Every year for the past fifty-four years, the residents of Pinsbury Port receive a mysterious letter inviting all eligible-aged boys to compete for an esteemed scholarship to the all-male Stemwick University. Every year, the poorer residents look to see that their names are on the list. The wealthier look to see how likely their sons are to survive. And Rhen Tellur opens it to see if she can derive which substances the ink and parchment are created from, using her father’s microscope.
In the province of Caldon, where women are trained in wifely duties and men are encouraged into collegiate education, sixteen-year-old Rhen Tellur wants nothing more than to become a scientist. As the poor of her seaside town fall prey to a deadly disease, she and her father work desperately to find a cure. But when her Mum succumbs to it as well? Rhen decides to take the future into her own hands—through the annual all-male scholarship competition.
With her cousin, Seleni, by her side, the girls don disguises and enter Mr. Holm’s labyrinth, to best the boys and claim the scholarship prize. Except not everyone’s ready for a girl who doesn’t know her place. And not everyone survives the maze.
This review contains no spoilers.
I received a complimentary copy of this book from Thomas Nelson through NetGalley. Opinions expressed in this review are completely my own.
Trigger warnings// death, gore, body horror, bullying, murder, (terminal) illness, poison, violence. Please inform me if I have missed something and I will update this section.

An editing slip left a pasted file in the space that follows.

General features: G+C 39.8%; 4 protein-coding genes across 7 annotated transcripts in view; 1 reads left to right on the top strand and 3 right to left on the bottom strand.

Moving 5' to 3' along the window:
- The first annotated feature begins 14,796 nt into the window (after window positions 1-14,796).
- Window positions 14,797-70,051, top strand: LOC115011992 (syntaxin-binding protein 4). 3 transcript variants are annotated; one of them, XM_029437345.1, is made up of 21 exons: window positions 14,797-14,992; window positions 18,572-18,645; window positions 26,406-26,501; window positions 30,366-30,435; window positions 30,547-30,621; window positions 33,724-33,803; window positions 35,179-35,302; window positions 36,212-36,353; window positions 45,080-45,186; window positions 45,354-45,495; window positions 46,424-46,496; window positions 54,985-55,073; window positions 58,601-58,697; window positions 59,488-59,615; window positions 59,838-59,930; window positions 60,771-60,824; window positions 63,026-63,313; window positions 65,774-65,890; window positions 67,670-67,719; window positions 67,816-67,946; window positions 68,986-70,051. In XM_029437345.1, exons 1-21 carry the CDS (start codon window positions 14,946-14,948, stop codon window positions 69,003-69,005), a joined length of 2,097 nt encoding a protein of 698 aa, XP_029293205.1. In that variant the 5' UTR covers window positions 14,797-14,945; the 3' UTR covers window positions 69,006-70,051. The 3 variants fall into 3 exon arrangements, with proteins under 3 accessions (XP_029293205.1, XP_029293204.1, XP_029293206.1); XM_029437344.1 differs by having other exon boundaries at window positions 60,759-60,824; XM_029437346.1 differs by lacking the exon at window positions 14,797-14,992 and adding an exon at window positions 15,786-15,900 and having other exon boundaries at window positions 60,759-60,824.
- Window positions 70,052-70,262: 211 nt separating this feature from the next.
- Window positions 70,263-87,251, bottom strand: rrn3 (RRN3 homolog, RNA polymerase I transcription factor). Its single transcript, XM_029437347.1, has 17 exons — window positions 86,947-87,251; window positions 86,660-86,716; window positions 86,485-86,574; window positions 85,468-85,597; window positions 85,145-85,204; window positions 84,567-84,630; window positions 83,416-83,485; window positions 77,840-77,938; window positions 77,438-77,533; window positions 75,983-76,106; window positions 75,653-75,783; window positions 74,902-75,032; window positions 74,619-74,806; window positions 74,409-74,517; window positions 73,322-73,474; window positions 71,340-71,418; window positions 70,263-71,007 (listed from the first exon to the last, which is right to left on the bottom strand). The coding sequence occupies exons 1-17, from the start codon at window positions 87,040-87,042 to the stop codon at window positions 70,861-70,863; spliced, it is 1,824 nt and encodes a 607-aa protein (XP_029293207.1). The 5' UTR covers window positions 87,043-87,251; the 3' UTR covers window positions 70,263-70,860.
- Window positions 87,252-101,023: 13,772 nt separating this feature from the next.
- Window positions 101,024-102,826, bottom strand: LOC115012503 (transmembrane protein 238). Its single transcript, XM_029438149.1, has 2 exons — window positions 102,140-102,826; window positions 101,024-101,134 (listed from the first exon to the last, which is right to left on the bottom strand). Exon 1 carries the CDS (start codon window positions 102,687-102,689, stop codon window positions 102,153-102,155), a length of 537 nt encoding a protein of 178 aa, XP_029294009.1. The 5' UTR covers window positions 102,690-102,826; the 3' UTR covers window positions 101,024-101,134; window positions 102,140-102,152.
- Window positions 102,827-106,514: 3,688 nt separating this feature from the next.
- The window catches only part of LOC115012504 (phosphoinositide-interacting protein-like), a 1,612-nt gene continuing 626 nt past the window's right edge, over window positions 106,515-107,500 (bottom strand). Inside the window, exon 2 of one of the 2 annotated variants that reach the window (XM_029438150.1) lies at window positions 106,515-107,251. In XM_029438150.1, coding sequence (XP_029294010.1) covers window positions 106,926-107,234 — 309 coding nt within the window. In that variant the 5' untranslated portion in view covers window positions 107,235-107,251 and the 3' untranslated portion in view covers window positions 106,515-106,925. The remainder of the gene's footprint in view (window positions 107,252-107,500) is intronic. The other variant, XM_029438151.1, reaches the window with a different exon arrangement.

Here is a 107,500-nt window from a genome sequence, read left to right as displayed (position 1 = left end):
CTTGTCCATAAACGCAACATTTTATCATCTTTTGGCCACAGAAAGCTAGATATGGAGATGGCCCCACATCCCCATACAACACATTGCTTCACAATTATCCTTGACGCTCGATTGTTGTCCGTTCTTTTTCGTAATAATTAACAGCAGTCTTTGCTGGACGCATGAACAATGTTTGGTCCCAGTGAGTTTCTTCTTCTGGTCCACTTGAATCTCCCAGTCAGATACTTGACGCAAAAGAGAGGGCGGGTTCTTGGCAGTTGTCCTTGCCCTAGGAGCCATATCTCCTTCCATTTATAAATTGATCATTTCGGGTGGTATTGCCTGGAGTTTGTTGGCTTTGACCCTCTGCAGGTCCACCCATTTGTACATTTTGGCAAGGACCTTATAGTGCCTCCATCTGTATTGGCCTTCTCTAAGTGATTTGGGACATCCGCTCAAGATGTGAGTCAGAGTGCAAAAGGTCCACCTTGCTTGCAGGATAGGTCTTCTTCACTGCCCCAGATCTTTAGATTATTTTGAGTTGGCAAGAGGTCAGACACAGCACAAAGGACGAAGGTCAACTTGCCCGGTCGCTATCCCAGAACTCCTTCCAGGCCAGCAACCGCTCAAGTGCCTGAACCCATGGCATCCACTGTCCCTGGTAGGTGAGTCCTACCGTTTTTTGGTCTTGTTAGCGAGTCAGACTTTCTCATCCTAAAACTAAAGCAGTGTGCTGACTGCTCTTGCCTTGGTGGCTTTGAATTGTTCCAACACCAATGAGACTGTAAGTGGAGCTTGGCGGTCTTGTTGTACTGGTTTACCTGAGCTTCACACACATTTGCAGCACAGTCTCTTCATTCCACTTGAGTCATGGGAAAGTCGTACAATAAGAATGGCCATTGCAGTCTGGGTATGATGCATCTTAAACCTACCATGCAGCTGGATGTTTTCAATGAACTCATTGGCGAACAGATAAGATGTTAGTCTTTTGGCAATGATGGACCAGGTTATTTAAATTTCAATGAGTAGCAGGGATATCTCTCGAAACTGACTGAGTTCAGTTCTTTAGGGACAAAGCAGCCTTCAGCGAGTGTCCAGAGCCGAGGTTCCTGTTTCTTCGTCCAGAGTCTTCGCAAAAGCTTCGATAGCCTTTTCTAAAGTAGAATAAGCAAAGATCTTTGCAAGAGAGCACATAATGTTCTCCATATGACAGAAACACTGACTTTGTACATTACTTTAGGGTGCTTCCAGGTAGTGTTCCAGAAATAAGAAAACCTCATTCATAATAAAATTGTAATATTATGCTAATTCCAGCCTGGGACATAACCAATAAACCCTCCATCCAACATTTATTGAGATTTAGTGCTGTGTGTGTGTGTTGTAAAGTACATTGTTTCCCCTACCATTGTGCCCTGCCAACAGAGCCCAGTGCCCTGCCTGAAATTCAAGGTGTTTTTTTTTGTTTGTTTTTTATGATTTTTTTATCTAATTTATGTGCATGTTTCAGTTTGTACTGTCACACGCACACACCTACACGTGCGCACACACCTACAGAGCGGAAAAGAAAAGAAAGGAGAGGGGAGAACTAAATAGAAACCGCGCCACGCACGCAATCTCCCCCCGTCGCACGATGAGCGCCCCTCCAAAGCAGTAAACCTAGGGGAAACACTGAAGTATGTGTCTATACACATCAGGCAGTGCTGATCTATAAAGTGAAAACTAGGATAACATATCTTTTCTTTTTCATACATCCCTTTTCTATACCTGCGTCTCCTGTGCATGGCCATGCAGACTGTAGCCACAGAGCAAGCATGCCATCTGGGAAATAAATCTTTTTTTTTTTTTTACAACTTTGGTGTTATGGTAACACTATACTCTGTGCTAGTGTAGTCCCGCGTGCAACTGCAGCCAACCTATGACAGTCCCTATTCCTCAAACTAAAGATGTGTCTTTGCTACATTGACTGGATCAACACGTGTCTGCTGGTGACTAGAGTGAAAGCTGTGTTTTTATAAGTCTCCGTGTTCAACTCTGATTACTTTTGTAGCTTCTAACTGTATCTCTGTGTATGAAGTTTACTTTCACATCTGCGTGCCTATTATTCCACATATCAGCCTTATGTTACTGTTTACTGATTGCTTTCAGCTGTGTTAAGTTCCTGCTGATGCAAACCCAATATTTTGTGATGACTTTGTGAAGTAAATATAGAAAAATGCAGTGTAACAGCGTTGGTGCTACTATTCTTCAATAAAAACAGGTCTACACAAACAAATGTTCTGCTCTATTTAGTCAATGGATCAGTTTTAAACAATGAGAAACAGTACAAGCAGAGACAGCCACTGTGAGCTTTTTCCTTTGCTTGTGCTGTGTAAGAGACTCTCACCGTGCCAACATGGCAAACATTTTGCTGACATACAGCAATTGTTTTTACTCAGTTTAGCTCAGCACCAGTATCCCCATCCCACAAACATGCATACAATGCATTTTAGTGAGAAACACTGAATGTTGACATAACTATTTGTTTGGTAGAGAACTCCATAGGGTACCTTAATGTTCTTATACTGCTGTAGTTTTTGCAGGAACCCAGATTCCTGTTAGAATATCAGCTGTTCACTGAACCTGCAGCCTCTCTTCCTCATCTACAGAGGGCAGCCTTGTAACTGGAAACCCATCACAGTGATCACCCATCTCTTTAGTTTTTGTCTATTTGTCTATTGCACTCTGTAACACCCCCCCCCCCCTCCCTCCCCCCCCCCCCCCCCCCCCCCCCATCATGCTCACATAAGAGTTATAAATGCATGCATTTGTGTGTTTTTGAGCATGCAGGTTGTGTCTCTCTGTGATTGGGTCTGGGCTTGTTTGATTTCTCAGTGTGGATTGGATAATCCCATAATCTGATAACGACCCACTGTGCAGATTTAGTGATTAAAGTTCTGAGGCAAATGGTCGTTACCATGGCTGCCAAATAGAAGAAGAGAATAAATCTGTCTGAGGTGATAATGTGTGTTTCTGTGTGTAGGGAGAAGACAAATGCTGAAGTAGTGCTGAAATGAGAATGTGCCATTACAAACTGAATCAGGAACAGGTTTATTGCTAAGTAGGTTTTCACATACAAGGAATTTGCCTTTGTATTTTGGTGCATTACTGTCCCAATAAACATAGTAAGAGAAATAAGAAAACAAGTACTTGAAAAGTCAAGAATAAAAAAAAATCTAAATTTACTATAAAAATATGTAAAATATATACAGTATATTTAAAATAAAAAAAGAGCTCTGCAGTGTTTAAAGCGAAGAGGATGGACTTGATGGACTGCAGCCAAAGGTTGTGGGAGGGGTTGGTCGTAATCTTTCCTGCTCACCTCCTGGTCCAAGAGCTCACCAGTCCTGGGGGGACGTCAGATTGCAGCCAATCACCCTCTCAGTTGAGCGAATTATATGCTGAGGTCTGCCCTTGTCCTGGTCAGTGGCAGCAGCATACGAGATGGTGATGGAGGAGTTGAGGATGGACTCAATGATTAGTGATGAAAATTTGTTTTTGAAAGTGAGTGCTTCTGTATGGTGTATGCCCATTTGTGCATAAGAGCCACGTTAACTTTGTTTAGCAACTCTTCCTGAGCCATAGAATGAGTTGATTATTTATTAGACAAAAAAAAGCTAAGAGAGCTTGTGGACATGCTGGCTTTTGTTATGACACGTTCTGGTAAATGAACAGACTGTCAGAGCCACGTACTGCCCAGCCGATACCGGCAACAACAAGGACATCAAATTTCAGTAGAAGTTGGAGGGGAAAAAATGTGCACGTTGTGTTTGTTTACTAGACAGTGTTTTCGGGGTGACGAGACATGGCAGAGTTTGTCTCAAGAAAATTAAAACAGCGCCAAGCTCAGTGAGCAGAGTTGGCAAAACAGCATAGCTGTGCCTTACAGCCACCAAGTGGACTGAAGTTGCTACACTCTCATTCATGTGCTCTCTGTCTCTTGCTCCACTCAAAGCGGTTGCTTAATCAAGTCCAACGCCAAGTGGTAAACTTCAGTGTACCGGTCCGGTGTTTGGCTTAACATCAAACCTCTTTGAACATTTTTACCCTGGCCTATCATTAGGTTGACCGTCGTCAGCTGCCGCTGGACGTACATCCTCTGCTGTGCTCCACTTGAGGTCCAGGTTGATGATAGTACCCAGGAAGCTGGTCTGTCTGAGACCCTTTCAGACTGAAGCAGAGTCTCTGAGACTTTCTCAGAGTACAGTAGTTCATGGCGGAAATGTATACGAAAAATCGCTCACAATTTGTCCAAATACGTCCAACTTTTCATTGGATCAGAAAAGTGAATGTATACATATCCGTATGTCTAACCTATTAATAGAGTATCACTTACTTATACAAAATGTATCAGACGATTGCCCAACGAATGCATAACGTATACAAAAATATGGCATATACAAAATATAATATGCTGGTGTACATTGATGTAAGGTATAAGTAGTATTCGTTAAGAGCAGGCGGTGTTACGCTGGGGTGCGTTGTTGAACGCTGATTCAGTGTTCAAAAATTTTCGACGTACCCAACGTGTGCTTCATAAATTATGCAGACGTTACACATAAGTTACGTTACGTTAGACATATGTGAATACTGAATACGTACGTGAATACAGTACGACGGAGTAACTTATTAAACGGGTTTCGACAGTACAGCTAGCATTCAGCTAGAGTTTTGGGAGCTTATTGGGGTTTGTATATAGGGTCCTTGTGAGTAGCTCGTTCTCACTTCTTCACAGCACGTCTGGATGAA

I have to be honest that I didn’t know about this book before I started scrolling around on Netgalley. At first I was drawn in because of the cover, and then I fell for the blurb as well. It sounded amazing and like something I would totally enjoy reading, so I requested. To my surprise I got accepted, and I couldn’t be happier!
To Best The Boys starts of great and really makes it clear what kind of girl Rhen is (an amazing one, that is) and it sets the mood as well. The writing is very descriptive, but not overdone. It doesn’t shy away from gross descriptions (especially in the beginning).
I didn’t expect there to be magical creatures, and I’m not a 100% sure why they were there. Both ghouls and sirens were mentioned multiple times. It wasn’t annoying, but it was just quite unexpected and maybe a little bit weird.
Something that I really liked is that this story is empowering for girls/young women, without it preaching about it a lot. It’s just very naturally woven into the plot and Rhen’s character. I liked her wit and her independency. This story makes you root for a few characters, and punch others in the face, haha.
The part of the book that takes place in the maze came pretty late in this story, but the beginning wasn’t boring at all. That was surprising to me, because I caught myself wondering when the competition would start, but at the same time also just enjoying reading about Rhen’s life and those around her and the build up to the competition. Though I kind of wish that the whole competition were a little bit longer and more detailed.
I read this book pretty fast and with a lot of enjoyment. I will definitely buy this book once I have the chance and I totally recommend it!